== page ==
A new Environmental Protection Agency rule will stall or halt many remodeling projects of all houses built before 1978, which potentially affects scores of projects in The City Sentinel readership area, said a highly regarded home inspector.
Jack Werner said the Renovation, Repair and Painting rule forces all contractors to be take specialized training and obtain Environmental Protection Agency certification before they can work on homes containing lead paint.
The rule is designed to protect children from blood poisoning, according the government agency.
Werner said the training will be too expensive for small contractors and there are not enough sources providing the training for the certification.
So far, only Metro Tech has announced it is accredited to provide the training at one of its campuses for the scores of contractors and homeowners whose work will be delayed by the rule.
Werner holds a Ph.D. in finance and a construction degree from Oklahoma State University. He is is a local real estate investor and operates A to Z Inspections, a company that performs home inspections for home sellers and buyers.
“Another EPA glitch was the failure to publicize the new rule to those affected by it – the small business contractors, painters, remodelers and property owners,” Werner said. “As of April 22, when this rule became effective, their work on older homes was for all practical purposes stopped,” he contends.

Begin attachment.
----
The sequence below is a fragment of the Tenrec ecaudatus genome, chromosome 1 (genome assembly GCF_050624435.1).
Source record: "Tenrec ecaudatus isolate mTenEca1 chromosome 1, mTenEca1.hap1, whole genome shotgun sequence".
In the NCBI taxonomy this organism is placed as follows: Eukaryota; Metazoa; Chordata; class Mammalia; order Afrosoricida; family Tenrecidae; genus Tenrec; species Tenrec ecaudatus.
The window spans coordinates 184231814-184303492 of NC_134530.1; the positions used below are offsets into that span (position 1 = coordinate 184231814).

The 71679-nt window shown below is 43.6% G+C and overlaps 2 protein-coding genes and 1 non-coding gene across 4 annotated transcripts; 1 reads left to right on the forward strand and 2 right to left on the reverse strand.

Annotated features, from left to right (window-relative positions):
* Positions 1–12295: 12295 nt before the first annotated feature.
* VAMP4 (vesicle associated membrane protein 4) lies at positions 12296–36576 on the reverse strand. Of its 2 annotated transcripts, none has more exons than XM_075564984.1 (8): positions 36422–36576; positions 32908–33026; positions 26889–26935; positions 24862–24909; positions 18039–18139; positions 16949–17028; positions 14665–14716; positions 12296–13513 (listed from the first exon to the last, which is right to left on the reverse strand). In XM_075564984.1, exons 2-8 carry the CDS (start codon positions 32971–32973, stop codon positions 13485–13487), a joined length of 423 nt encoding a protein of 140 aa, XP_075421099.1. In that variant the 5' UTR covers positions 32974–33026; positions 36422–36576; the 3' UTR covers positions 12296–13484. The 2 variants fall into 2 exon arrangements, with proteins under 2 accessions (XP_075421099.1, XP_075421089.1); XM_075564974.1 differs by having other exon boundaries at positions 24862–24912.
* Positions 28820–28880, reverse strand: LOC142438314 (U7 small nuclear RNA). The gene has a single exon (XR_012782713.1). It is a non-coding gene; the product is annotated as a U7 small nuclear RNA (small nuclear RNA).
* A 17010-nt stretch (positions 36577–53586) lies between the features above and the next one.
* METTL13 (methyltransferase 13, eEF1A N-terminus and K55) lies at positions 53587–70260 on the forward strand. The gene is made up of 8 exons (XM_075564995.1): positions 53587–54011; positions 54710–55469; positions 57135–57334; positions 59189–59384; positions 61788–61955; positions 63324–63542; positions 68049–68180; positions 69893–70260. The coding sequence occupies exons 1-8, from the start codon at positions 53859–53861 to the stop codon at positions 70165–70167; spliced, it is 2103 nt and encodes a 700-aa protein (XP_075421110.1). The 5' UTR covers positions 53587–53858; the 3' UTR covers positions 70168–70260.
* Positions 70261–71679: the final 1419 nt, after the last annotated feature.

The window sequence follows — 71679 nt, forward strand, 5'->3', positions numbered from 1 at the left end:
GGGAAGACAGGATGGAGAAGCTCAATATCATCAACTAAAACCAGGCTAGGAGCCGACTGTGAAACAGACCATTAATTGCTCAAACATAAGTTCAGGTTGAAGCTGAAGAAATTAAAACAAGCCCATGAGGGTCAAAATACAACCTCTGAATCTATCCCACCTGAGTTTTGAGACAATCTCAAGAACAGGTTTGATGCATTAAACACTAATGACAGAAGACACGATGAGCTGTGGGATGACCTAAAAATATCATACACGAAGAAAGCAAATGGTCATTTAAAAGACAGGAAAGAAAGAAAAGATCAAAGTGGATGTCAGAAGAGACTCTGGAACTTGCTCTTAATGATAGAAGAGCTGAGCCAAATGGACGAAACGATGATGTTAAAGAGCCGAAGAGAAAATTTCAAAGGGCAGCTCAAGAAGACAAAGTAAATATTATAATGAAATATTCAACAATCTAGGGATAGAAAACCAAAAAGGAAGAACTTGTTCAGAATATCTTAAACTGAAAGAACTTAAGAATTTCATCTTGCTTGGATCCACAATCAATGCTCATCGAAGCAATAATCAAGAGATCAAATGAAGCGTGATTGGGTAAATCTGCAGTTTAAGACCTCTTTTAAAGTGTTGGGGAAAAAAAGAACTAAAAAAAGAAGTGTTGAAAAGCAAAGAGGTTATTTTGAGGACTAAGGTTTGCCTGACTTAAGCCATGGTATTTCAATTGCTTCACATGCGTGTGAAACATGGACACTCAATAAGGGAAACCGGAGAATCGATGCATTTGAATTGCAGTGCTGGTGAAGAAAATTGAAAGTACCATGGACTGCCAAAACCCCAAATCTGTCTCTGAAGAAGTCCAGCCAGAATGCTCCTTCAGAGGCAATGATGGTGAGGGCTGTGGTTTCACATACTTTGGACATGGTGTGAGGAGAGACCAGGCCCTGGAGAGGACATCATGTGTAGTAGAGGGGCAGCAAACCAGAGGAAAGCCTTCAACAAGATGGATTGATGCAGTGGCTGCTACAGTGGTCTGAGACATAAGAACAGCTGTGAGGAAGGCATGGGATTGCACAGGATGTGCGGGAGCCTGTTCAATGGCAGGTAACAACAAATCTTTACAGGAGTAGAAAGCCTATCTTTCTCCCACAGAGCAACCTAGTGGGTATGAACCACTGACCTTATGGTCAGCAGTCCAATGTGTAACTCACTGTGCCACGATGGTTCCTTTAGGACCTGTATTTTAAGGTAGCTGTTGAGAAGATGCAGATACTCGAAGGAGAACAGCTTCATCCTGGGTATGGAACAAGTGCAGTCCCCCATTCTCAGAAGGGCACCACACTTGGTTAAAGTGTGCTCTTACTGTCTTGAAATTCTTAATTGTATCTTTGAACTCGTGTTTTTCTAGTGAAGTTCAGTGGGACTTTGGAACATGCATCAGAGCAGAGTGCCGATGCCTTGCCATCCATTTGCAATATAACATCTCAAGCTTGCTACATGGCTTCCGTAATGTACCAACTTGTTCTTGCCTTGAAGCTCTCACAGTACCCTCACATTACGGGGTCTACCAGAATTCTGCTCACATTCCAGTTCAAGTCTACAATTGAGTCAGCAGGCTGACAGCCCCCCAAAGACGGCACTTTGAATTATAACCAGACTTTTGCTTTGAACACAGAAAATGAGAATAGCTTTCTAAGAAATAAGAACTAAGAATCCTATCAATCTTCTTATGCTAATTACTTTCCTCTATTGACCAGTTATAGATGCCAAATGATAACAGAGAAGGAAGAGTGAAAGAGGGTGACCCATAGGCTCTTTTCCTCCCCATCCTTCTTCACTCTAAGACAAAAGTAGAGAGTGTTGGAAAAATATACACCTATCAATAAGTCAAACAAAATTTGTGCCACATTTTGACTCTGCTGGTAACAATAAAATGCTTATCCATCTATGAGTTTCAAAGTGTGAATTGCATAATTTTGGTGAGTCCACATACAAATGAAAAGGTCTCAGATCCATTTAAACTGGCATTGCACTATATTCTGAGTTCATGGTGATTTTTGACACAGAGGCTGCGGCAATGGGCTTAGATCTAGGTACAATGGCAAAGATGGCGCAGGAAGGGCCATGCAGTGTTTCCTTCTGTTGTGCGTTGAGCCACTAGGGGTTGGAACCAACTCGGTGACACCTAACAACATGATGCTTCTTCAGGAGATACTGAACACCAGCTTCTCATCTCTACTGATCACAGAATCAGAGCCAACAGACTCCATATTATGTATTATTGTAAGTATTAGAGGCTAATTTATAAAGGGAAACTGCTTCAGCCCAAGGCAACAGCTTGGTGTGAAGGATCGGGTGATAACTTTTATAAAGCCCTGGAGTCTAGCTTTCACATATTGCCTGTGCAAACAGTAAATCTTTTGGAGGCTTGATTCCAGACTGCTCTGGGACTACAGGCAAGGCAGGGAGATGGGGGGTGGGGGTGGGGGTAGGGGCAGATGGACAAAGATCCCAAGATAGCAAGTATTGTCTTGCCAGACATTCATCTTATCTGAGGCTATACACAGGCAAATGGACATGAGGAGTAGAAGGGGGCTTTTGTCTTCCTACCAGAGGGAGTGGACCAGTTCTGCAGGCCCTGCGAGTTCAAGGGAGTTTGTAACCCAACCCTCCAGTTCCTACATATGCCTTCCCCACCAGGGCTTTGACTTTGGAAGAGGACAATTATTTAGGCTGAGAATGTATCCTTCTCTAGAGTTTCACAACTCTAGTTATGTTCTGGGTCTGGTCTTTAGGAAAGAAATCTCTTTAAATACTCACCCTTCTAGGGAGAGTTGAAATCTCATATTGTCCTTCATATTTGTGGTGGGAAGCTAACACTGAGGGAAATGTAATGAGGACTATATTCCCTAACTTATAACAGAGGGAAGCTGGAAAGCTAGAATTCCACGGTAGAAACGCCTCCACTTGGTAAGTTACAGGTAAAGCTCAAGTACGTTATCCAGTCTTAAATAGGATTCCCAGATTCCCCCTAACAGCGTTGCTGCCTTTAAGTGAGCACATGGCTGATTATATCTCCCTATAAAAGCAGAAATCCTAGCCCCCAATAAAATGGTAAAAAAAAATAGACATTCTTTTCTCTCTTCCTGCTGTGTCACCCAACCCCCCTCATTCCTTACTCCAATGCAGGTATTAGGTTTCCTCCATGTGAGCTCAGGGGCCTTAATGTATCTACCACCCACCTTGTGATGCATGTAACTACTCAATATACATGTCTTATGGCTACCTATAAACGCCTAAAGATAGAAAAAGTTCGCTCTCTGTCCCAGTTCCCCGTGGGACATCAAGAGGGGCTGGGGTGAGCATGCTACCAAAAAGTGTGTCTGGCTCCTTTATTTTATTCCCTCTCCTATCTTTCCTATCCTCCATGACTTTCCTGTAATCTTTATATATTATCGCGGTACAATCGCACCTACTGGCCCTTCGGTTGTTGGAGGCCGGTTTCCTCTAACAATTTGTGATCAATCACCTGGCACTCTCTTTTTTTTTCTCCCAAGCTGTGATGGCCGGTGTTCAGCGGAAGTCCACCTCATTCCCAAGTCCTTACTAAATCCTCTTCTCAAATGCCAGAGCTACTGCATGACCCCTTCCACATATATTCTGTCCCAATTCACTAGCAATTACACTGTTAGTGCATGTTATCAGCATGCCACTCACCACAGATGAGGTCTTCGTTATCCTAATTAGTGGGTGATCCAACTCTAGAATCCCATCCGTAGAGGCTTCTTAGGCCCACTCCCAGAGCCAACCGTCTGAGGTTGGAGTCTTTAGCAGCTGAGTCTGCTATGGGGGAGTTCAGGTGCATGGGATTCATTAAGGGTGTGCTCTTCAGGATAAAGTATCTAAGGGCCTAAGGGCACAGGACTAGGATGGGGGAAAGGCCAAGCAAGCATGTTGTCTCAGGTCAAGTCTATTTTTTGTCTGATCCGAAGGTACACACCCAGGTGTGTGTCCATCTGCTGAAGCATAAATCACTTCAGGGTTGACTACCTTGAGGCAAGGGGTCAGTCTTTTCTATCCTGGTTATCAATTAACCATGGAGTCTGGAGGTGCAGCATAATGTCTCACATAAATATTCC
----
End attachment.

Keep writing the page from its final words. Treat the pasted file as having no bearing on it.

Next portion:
Local attorney Robert Elder said Dr. Werner has tried and failed to get through the EPA bureaucracy and obtain more detailed certification information - underscoring the hurdle this rule creates for everyday people working on older homes.
Werner and others in the housing industry are circulating a petition to urge the Oklahoma congressional delegation to act to give relief to affected contractors and homeowners. Werner and Elder urge other affected people in the community to sign the petition.
Metro Tech receives accreditation for lead-based paint renovation rule training
Metro Technology Centers is accredited by the United States Environmental Protection Agency (EPA) to provide training for the newly effective Renovation, Repair and Painting rule. Under this national accreditation, Metro Tech is approved to train persons working in pre-1978 housing for their required certification in lead based paint renovations. However, the training will be held only at the Springlake campus, raising the question of whether it will accommodate the scores of people who need it.
Melanie Stinnett, Metro Tech Chief Officer of Environmental Safety and Regulation Affairs, says this accreditation is in addition to the existing accreditation from the Oklahoma Department of Environmental Quality (DEQ).
“This allows Metro Tech to provide public outreach training to individuals who are required to comply with the quality for lead-based paint activities,” Stinnett said. Metro Tech has been the only accredited lead based paint inspector, risk assessor, abatement supervisor and abatement worker training center in the state of Oklahoma since 2002.
Metro Tech added the new program training to existing lead-based paint training. All training is provided by EPA and DEQ certified instructors. For certification course information, register on-line www.metrotech.org.
Metro Technology Centers is a career and technology center district with six locations, serving the Oklahoma City metropolitan area. It offers a variety of training and career majors to high school students, adults, and business and industry. The District currently offers 100 full-time career majors, 500 short-term and online classes, as well as customized training for business and industry. Career majors and classes are available days, evenings and weekends.